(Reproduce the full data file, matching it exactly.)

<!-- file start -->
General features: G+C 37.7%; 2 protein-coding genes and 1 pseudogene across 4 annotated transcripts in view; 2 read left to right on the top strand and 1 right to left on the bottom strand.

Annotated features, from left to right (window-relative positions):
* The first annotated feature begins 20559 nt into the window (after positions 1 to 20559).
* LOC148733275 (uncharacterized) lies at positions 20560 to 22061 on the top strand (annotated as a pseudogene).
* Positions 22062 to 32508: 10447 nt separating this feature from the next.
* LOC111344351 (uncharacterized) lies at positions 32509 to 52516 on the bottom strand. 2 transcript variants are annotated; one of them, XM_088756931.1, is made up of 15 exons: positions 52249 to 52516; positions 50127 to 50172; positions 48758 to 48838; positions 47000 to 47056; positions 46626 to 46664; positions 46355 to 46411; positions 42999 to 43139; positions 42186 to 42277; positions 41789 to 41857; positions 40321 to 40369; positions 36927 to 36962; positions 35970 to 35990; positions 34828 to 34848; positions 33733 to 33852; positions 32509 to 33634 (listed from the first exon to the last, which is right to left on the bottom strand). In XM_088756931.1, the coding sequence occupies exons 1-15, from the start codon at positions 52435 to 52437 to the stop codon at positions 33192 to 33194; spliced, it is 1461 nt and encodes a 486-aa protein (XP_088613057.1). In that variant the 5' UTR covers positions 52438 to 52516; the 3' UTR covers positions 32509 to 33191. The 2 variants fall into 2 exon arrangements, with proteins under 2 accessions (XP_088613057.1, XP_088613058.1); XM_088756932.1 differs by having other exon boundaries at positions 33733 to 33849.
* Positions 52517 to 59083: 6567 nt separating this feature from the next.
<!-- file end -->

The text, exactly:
General features: G+C 37.7%; 2 protein-coding genes and 1 pseudogene across 4 annotated transcripts in view; 2 read left to right on the top strand and 1 right to left on the bottom strand.

Annotated features, from left to right (window-relative positions):
* The first annotated feature begins 20559 nt into the window (after positions 1 to 20559).
* LOC148733275 (uncharacterized) lies at positions 20560 to 22061 on the top strand (annotated as a pseudogene).
* Positions 22062 to 32508: 10447 nt separating this feature from the next.
* LOC111344351 (uncharacterized) lies at positions 32509 to 52516 on the bottom strand. 2 transcript variants are annotated; one of them, XM_088756931.1, is made up of 15 exons: positions 52249 to 52516; positions 50127 to 50172; positions 48758 to 48838; positions 47000 to 47056; positions 46626 to 46664; positions 46355 to 46411; positions 42999 to 43139; positions 42186 to 42277; positions 41789 to 41857; positions 40321 to 40369; positions 36927 to 36962; positions 35970 to 35990; positions 34828 to 34848; positions 33733 to 33852; positions 32509 to 33634 (listed from the first exon to the last, which is right to left on the bottom strand). In XM_088756931.1, the coding sequence occupies exons 1-15, from the start codon at positions 52435 to 52437 to the stop codon at positions 33192 to 33194; spliced, it is 1461 nt and encodes a 486-aa protein (XP_088613057.1). In that variant the 5' UTR covers positions 52438 to 52516; the 3' UTR covers positions 32509 to 33191. The 2 variants fall into 2 exon arrangements, with proteins under 2 accessions (XP_088613057.1, XP_088613058.1); XM_088756932.1 differs by having other exon boundaries at positions 33733 to 33849.
* Positions 52517 to 59083: 6567 nt separating this feature from the next.